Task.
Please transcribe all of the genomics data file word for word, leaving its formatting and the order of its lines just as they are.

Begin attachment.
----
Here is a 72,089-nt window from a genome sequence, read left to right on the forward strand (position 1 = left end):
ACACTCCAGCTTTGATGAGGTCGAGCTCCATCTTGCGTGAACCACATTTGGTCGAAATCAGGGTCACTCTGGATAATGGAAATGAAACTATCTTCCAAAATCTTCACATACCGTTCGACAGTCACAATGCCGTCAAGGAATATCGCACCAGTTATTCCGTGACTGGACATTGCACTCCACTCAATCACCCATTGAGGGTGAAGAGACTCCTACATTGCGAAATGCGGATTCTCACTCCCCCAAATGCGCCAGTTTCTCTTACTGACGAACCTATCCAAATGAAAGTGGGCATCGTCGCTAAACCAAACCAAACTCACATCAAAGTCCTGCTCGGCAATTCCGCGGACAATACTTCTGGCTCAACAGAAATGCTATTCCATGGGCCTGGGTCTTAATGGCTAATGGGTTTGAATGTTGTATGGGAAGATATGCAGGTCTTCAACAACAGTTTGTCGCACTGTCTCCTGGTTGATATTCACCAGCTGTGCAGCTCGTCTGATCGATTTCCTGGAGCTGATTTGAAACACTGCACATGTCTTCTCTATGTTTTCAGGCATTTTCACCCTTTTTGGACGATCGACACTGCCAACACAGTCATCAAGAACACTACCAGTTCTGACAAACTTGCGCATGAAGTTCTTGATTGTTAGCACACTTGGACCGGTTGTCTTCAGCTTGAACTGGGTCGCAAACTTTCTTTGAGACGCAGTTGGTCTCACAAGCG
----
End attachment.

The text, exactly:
Here is a 72,089-nt window from a genome sequence, read left to right on the forward strand (position 1 = left end):
ACACTCCAGCTTTGATGAGGTCGAGCTCCATCTTGCGTGAACCACATTTGGTCGAAATCAGGGTCACTCTGGATAATGGAAATGAAACTATCTTCCAAAATCTTCACATACCGTTCGACAGTCACAATGCCGTCAAGGAATATCGCACCAGTTATTCCGTGACTGGACATTGCACTCCACTCAATCACCCATTGAGGGTGAAGAGACTCCTACATTGCGAAATGCGGATTCTCACTCCCCCAAATGCGCCAGTTTCTCTTACTGACGAACCTATCCAAATGAAAGTGGGCATCGTCGCTAAACCAAACCAAACTCACATCAAAGTCCTGCTCGGCAATTCCGCGGACAATACTTCTGGCTCAACAGAAATGCTATTCCATGGGCCTGGGTCTTAATGGCTAATGGGTTTGAATGTTGTATGGGAAGATATGCAGGTCTTCAACAACAGTTTGTCGCACTGTCTCCTGGTTGATATTCACCAGCTGTGCAGCTCGTCTGATCGATTTCCTGGAGCTGATTTGAAACACTGCACATGTCTTCTCTATGTTTTCAGGCATTTTCACCCTTTTTGGACGATCGACACTGCCAACACAGTCATCAAGAACACTACCAGTTCTGACAAACTTGCGCATGAAGTTCTTGATTGTTAGCACACTTGGACCGGTTGTCTTCAGCTTGAACTGGGTCGCAAACTTTCTTTGAGACGCAGTTGGTCTCACAAGCG